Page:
GDPR the CISO and a positive mind-set

For the vast majority of organisations, the GDPR process has been overseen by the legal team – no wonder when you consider the risk of non-compliance. But when it comes to implementation and on-going management, the onus will fall to a huge number of division leaders and you cannot underrate the role of the chief information security officer (CISO).

No one person is or can be responsible for GDPR; ultimately accountability is across the organisation. After all, GDPR is about transparency and clarity on the customer and employee data that you hold within your organisation. It’s about making sure that data isn’t being used incorrectly or at risk. No mean feat when you consider the rate is data is generated, used and decisions are made across most teams within businesses,

Within this complex accountability model, the CISO brings the piece of the picture to the table that is at the core of their role – security and protection against threats. Managing the risks to reduce the likelihood that the data, which is defined within the GDPR regulation, that would be exposed to a data breach. The CISO’s responsibility is always about protecting the organisation from breach or malicious activity and managing that risk.

EU GDPR can be seen as either a burden or an opportunity for security teams. As a burden or nasty compliance thing you have to do, the danger is that you end up with a clunky compliance driven solution, which can be a hassle. However, if you view this as an opportunity to drive best practice you can end up with the EU GDPR becoming a catalyst to evolve security to a higher standard, making the organisation focused on improving security. This then becomes a great opportunity for the CISO.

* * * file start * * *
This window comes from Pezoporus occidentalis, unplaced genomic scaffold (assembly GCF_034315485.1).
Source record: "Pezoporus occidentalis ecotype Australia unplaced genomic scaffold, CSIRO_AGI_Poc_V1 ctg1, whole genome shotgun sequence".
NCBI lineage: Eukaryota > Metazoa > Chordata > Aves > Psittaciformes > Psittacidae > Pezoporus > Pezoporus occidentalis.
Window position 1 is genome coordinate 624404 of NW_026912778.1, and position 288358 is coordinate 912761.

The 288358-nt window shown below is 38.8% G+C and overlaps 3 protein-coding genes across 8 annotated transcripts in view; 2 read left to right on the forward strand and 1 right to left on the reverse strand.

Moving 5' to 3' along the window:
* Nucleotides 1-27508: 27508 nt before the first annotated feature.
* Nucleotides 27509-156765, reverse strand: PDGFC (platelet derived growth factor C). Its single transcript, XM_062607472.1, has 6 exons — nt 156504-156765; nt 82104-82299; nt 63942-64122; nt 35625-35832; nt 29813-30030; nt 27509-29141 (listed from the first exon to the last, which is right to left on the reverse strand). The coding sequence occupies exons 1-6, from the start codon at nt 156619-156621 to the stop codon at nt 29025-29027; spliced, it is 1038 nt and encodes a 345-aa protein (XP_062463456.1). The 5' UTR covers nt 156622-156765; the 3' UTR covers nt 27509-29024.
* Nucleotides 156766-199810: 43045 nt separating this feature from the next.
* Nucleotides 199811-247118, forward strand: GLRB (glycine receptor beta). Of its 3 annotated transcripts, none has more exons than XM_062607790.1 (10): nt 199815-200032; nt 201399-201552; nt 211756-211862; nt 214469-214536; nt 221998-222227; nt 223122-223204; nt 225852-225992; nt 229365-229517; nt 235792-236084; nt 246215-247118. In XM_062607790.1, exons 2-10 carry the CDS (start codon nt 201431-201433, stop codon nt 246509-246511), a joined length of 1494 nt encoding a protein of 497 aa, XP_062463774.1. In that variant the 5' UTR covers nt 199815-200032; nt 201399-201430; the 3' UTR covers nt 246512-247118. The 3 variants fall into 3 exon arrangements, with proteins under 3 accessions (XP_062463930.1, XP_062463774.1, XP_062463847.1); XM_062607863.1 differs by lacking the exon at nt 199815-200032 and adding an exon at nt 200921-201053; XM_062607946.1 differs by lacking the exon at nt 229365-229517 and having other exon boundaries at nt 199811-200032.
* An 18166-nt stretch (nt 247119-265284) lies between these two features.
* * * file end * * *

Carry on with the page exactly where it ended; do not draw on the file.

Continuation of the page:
The way we view it is that ultimately EU GDPR is only one piece of the compliance landscape. And as such, CISO’s commitment should be on solving for best practice, which has four key principles:

  • Choosing risk-based cyber security strategies that safeguard the organisation and all data including customer and employee data
  • Being proactive and being able to demonstrate and answer to any regulator that you are fireproofing not fire fighting
  • Being a trusted advisor to boards, c-suites and employees on how to best manage and protect data within the business
  • Using insight to make informed intelligent risk-based security decisions to constantly be improving your risk posture

Like it or not – the clock to GDPR is ticking – and unlike YK2, the work doesn’t stop at the deadline. On-going compliance will be much easier and positive for the CISO and whole company if its viewed as an opportunity it is, rather than a burden.

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